Two officers testified that in the course of exercising the search warrant, they recovered a gun in Sanders' possession. Officer Piper was one of those officers, and his testimony is completely unrelated to the Miranda testimony of Kocanda and Pendarvis. As to Pendarvis, both he and Kocanda testified that Kocanda provided Miranda warnings to the persons who were arrested, but Kocanda recalled providing the warnings before transporting the group to the station whereas Pendarvis stated that Kocanda gave the warnings to the group when they were on the bench at the police station. There is no contradiction as to Kocanda's testimony that he provided the warning a second time when he formally interviewed Sanders individually, at which time Sanders stated that he bought the gun from someone for $50. The evidence against Sanders was significant, and the officers' inconsistency did not relate to the issue at trial, which was whether Sanders was found in possession of the gun. Instead, defense counsel sought to demonstrate that because they were mistaken, lied, or had a faulty memory as to the Miranda warnings, then the jury should infer that their recollection of his gun possession is equally flawed. Given the consistency in their testimony as to myriad other details of the execution of the search warrant, the arrest, and the subsequent questioning, there is simply no basis to conclude that the lone inconsistency could have impacted the verdict.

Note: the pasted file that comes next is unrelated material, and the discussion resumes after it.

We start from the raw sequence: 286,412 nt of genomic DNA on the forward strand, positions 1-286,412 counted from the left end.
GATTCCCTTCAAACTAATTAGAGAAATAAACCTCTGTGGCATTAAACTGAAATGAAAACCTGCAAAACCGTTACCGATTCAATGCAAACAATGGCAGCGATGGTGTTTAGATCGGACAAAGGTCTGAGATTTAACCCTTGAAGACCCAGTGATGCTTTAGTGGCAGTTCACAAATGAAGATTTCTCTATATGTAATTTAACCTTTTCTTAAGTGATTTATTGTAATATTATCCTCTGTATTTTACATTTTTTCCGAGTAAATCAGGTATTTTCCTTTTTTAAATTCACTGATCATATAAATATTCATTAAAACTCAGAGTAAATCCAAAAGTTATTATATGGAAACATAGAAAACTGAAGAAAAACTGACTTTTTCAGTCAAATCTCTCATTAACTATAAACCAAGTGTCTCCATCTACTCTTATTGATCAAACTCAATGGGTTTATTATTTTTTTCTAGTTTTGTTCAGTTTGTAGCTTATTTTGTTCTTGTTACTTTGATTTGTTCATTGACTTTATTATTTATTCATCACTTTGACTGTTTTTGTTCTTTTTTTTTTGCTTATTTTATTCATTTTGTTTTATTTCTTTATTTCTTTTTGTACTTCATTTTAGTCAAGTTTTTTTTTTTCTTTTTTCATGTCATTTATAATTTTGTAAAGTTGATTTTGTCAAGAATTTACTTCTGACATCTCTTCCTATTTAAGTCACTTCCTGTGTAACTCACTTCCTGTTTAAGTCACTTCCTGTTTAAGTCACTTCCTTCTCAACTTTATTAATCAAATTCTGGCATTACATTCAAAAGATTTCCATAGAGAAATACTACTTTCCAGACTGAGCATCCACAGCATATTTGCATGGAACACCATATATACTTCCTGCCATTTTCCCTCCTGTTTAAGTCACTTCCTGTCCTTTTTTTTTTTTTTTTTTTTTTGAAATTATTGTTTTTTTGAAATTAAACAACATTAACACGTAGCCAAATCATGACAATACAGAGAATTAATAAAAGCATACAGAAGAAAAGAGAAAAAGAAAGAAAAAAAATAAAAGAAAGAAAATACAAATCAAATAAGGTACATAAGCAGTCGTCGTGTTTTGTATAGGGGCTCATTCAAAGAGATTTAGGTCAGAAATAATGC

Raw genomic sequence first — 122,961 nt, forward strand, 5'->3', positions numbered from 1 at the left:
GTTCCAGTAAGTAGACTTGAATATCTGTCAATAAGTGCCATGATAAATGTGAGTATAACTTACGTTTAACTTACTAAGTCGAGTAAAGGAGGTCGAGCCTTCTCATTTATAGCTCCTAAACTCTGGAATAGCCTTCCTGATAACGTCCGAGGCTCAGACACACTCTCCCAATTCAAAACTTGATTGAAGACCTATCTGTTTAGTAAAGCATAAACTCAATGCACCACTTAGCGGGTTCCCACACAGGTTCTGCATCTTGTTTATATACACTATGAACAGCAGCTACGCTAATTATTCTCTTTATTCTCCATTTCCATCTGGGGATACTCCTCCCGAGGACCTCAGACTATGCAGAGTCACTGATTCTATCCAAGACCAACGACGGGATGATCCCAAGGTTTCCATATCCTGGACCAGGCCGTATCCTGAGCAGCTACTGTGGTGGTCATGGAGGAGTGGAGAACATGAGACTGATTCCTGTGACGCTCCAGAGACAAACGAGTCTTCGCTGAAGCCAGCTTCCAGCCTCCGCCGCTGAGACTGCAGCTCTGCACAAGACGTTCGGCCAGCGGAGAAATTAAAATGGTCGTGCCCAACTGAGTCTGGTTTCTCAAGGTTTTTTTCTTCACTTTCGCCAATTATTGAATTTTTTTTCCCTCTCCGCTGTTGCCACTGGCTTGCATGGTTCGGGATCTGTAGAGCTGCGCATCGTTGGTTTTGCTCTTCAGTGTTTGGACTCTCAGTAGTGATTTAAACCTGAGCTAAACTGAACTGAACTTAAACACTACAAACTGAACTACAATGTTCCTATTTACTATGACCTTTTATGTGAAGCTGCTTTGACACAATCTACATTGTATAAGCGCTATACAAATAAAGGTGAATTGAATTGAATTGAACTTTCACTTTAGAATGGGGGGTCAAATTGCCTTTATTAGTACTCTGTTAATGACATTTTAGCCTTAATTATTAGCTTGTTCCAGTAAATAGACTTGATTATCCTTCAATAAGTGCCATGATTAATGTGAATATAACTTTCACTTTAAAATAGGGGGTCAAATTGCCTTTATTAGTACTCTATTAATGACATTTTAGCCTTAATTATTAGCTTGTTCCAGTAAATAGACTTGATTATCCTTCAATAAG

Nor would the testimony of the defense witnesses have added anything. According to the proffer by defense counsel, three of the witnesses would have testified that they did not receive any Miranda warnings in the backyard of the house, and did not recall receiving any Miranda warnings as a group or otherwise in the station. Although that contradicts Kocanda's testimony regarding when Miranda warnings were given, it does not contradict Pendarvis' testimony because they could not recall whether they received warnings at the station. The other defense witness would have testified that he was not provided Miranda warnings at any point. The utility of that testimony is questionable, particularly since both defense and government witnesses indicated that individuals were separated from the group for restroom use and interviews, and therefore one person's experience is not necessarily indicative of what was said to the rest of the group. Even absent that problem, however, there is simply no basis to conclude that the inconsistency as to when the Miranda warnings were provided would cause a jury to doubt that Sanders was in possession of the gun, particularly given the overall consistency in the officers' testimony. In fact, identical testimony by all the officers as to every detail in recounting the events of a mass arrest such as this one might itself cause a jury to question the credibility of the officers, as it could indicate coaching or collusion in their testimony. We cannot hold that the jury would not have convicted if Sanders had been allowed to introduce testimony as to the inconsistencies in the officers' recollections of the time and manner in which Miranda warnings were provided to the group of individuals arrested. In the context of the trial as a whole, the limitation on the exploration of the Miranda issue, if error at all, was harmless.